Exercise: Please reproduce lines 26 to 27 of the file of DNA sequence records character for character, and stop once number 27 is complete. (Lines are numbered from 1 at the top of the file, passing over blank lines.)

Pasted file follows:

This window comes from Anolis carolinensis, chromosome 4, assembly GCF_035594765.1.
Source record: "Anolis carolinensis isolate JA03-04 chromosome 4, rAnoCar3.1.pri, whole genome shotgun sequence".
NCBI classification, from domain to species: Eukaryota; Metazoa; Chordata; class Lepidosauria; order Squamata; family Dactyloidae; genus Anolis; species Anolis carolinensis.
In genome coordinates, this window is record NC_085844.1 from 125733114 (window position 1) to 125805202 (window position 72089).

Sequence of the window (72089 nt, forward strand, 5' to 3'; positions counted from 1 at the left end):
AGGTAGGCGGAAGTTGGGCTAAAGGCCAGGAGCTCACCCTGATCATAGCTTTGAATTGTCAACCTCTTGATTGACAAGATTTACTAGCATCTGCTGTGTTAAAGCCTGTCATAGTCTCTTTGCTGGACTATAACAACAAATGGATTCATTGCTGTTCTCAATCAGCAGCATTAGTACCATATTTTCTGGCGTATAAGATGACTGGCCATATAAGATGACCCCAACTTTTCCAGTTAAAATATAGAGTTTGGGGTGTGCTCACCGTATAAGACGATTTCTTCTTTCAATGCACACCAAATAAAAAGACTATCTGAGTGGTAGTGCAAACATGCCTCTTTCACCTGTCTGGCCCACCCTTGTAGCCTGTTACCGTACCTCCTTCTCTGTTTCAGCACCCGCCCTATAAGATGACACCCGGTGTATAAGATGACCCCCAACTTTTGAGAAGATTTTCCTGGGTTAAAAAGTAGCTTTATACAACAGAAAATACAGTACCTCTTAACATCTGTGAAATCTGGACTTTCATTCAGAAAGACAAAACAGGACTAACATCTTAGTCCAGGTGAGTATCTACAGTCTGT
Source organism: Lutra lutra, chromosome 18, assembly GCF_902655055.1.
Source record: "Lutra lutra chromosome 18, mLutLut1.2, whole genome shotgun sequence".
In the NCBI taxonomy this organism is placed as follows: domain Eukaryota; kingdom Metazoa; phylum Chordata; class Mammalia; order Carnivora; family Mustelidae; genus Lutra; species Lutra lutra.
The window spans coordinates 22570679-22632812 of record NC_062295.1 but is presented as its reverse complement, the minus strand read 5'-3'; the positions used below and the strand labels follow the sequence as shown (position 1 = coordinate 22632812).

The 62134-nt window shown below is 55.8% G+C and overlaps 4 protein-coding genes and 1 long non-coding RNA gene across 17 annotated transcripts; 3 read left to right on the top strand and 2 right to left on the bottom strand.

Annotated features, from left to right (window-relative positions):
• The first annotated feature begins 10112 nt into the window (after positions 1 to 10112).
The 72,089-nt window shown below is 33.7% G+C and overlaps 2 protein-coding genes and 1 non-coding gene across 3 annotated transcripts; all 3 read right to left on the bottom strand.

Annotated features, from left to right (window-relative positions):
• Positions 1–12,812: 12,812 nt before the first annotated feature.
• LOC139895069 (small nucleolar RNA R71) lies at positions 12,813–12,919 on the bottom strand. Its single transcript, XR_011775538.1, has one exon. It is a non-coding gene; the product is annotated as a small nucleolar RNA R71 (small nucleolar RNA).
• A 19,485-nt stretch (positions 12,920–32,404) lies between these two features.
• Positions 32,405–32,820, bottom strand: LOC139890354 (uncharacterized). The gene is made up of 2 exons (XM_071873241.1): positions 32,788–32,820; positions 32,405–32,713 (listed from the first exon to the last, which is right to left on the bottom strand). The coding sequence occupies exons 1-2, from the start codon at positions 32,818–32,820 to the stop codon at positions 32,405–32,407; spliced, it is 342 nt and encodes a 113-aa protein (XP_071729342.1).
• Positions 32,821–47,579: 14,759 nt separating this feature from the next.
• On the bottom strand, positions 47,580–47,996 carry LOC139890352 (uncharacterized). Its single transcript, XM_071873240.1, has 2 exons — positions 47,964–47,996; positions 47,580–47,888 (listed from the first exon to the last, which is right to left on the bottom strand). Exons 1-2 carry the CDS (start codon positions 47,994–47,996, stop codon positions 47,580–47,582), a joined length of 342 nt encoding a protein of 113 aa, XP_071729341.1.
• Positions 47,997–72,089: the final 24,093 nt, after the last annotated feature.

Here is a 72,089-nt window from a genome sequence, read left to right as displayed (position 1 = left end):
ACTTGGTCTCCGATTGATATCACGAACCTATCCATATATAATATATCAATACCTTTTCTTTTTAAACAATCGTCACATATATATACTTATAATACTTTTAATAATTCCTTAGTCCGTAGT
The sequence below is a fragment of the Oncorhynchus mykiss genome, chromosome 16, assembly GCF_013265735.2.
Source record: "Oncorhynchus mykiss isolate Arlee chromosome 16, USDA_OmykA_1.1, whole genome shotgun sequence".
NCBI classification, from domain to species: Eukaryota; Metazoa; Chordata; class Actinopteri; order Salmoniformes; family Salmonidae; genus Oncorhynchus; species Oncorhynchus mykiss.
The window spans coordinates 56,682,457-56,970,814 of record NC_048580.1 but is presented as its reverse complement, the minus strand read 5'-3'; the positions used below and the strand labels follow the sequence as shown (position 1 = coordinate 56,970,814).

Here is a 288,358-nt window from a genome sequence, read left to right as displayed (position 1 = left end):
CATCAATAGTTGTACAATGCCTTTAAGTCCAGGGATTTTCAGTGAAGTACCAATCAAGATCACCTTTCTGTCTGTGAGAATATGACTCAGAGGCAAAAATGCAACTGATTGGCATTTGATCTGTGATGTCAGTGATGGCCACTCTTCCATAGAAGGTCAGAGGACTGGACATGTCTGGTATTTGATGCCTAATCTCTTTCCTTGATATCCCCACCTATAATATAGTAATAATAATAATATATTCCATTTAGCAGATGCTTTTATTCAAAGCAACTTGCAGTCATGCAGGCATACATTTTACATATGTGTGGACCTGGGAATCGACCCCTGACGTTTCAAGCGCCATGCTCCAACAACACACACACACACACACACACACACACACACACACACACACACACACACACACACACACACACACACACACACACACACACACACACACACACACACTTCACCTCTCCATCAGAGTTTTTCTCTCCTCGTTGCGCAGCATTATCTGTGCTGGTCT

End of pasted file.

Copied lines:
Source record: "Oncorhynchus mykiss isolate Arlee chromosome 16, USDA_OmykA_1.1, whole genome shotgun sequence".
NCBI classification, from domain to species: Eukaryota; Metazoa; Chordata; class Actinopteri; order Salmoniformes; family Salmonidae; genus Oncorhynchus; species Oncorhynchus mykiss.